Thursday, May 3, 2012

Leading producer countries of cotton


Leading producer countries of cotton

Top ten cotton producers—2011
(480-pound bales)
 People's Republic of China33.0 million bales
 India27.0 million bales
 United States18.0 million bales
 Pakistan10.3 million bales
 Brazil9.3 million bales
 Uzbekistan4.6 million bales
 Australia4.2 million bales
 Turkey2.8 million bales
 Turkmenistan1.6 million bales
 Greece1.4 million bales

The five leading exporters of cotton in 2011 are (1) the United States, (2) India, (3) Brazil, (4) Australia, and (5) Uzbekistan. The largest nonproducing importers are Korea, Taiwan, Russia, Hong Kong and Japan.
In India, the states of Maharashtra (26.63%), Gujarat (17.96%) and Andhra Pradesh (13.75%) and also Madhya Pradesh are the leading cotton producing states, these states have a predominantly tropical wet and dry climate.
In Pakistan, cotton is grown predominantly in the provinces of Punjab and Sindh. The leading area of cotton production is the south Punjab, comprising the areas around Bahawalpur, Multan, and Melsi. Faisalabad is a leader in textiles within Pakistan. Punjab has a tropical wet and dry climate throughout the year therefore enhancing the growth of cotton.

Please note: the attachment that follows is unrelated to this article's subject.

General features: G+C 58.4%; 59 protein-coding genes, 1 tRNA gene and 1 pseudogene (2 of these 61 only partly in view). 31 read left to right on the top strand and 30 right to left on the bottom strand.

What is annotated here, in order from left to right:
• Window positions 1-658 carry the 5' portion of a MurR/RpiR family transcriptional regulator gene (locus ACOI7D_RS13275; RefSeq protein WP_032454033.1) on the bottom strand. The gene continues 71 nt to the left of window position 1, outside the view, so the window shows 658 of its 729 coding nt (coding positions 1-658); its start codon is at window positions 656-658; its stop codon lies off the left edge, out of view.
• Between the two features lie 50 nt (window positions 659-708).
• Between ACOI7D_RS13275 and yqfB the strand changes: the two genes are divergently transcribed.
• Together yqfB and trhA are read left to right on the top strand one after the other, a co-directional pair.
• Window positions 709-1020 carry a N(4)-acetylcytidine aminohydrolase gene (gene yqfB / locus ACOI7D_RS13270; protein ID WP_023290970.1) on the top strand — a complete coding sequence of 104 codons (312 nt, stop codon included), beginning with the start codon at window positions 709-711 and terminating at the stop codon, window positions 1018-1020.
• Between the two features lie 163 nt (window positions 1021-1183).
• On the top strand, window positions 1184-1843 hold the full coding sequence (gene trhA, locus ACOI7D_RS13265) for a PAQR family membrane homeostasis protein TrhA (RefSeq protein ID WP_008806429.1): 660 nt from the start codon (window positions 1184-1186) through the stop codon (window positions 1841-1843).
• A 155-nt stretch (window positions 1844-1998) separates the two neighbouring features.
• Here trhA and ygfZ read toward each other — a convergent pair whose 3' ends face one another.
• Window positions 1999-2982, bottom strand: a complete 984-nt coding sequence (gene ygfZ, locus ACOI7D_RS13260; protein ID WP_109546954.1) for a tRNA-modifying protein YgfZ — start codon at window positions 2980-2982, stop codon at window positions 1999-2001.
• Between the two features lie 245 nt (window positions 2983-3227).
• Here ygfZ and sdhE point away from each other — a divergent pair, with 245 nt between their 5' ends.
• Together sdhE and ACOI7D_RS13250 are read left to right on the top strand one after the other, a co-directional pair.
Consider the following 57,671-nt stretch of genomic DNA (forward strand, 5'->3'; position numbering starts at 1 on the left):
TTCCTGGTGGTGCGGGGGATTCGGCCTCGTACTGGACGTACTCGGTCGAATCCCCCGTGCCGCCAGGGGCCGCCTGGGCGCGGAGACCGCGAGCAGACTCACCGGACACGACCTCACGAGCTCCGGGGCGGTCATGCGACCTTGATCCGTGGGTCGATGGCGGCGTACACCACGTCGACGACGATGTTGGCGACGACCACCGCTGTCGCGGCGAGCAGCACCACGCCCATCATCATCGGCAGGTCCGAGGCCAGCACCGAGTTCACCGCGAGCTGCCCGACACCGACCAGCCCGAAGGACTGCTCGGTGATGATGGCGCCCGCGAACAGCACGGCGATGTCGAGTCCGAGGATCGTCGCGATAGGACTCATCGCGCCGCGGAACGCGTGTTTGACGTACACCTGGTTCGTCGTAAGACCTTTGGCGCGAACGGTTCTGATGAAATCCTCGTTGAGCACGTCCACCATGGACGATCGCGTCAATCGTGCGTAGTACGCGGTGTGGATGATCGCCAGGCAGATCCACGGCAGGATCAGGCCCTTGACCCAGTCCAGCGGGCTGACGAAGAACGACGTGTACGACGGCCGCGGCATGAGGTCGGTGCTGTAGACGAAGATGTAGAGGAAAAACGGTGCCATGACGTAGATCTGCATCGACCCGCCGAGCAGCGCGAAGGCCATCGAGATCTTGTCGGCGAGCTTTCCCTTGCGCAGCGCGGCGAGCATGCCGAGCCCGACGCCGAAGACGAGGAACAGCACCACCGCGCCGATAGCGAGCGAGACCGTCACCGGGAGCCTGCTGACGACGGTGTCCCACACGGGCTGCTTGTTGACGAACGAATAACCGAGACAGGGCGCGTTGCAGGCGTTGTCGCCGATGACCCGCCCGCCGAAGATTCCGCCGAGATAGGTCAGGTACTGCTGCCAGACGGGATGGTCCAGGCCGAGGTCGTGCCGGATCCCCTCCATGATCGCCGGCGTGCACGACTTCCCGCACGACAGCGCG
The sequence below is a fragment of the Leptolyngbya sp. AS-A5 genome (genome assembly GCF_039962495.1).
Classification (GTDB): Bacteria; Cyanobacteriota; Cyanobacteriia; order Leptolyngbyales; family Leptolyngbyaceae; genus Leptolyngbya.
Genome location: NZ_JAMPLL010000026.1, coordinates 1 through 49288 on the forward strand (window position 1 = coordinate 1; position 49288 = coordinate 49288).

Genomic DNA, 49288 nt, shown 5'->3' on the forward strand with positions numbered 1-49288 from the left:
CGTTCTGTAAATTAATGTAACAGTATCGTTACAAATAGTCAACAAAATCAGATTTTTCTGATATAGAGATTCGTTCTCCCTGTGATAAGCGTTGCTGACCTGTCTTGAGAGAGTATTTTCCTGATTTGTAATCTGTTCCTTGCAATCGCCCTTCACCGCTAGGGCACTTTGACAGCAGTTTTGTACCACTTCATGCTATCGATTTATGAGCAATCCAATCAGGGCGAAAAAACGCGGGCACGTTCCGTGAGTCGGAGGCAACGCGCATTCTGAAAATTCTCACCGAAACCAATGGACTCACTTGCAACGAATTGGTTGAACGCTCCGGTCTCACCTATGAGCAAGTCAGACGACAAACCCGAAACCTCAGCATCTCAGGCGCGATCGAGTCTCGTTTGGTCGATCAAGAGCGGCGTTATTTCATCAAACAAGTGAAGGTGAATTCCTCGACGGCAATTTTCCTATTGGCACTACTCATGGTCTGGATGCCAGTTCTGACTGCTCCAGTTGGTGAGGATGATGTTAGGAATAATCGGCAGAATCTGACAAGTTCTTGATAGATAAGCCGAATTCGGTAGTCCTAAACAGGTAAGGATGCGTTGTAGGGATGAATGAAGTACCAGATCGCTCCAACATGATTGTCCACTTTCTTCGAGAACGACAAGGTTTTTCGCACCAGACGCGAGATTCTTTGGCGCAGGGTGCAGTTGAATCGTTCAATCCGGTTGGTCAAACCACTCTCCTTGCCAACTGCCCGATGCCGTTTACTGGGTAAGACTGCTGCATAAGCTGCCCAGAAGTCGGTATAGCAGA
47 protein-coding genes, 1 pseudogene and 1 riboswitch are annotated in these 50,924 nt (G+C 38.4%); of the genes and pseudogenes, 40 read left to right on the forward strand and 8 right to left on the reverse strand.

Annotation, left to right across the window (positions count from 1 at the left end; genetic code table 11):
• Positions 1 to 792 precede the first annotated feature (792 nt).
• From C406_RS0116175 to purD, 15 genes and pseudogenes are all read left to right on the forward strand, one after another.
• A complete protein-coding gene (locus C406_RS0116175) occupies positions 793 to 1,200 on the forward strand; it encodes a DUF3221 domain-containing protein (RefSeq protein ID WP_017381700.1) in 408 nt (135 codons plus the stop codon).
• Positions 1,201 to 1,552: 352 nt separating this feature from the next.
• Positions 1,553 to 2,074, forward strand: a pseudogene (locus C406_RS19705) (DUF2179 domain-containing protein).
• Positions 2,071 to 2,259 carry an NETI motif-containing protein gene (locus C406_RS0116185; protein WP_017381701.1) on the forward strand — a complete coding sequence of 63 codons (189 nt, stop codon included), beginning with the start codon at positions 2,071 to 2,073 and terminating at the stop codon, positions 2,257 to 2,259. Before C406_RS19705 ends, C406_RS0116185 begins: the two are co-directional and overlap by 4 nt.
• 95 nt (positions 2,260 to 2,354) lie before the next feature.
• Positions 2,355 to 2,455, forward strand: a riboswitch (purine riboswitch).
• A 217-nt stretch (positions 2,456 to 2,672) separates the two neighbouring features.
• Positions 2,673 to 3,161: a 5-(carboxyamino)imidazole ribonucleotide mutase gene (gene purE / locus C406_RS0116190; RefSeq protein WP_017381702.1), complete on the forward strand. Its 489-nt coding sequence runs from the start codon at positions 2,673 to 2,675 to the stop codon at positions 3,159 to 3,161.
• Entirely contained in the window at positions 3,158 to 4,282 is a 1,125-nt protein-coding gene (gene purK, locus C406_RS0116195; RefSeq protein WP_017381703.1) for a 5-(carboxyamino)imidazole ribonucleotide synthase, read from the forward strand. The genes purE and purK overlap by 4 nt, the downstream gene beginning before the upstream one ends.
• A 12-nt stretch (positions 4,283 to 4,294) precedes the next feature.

In the United States, the state of Texas led in total production as of 2004, while the state of California had the highest yield per acre.

[edit]Fair trade

Cotton is an enormously important commodity throughout the world. However, many farmers in developing countries receive a low price for their produce, or find it difficult to compete with developed countries.

This has led to an international dispute (see United States – Brazil cotton dispute):
On 27 September 2002, Brazil requested consultations with the US regarding prohibited and actionable subsidies provided to US producers, users and/or exporters of upland cotton, as well as legislation, regulations, statutory instruments and amendments thereto providing such subsidies (including export credits), grants, and any other assistance to the US producers, users and exporters of upland cotton. On 8 September 2004, the Panel Report recommended that the United States "withdraw" export credit guarantees and payments to domestic users and exporters, and "take appropriate steps to remove the adverse effects or withdraw" the mandatory price-contingent subsidy measures.
In addition to concerns over subsidies, the cotton industries of some countries are criticized for employing child labor and damaging workers' health by exposure to pesticides used in production. TheEnvironmental Justice Foundation has campaigned against the prevalent use of forced child and adult labor in cotton production in Uzbekistan, the world's third largest cotton exporter. The international production and trade situation has led to "fair trade" cotton clothing and footwear, joining a rapidly growing market for organic clothing, fair fashion or "ethical fashion". The fair trade system was initiated in 2005 with producers from Cameroon, Mali and Senegal.

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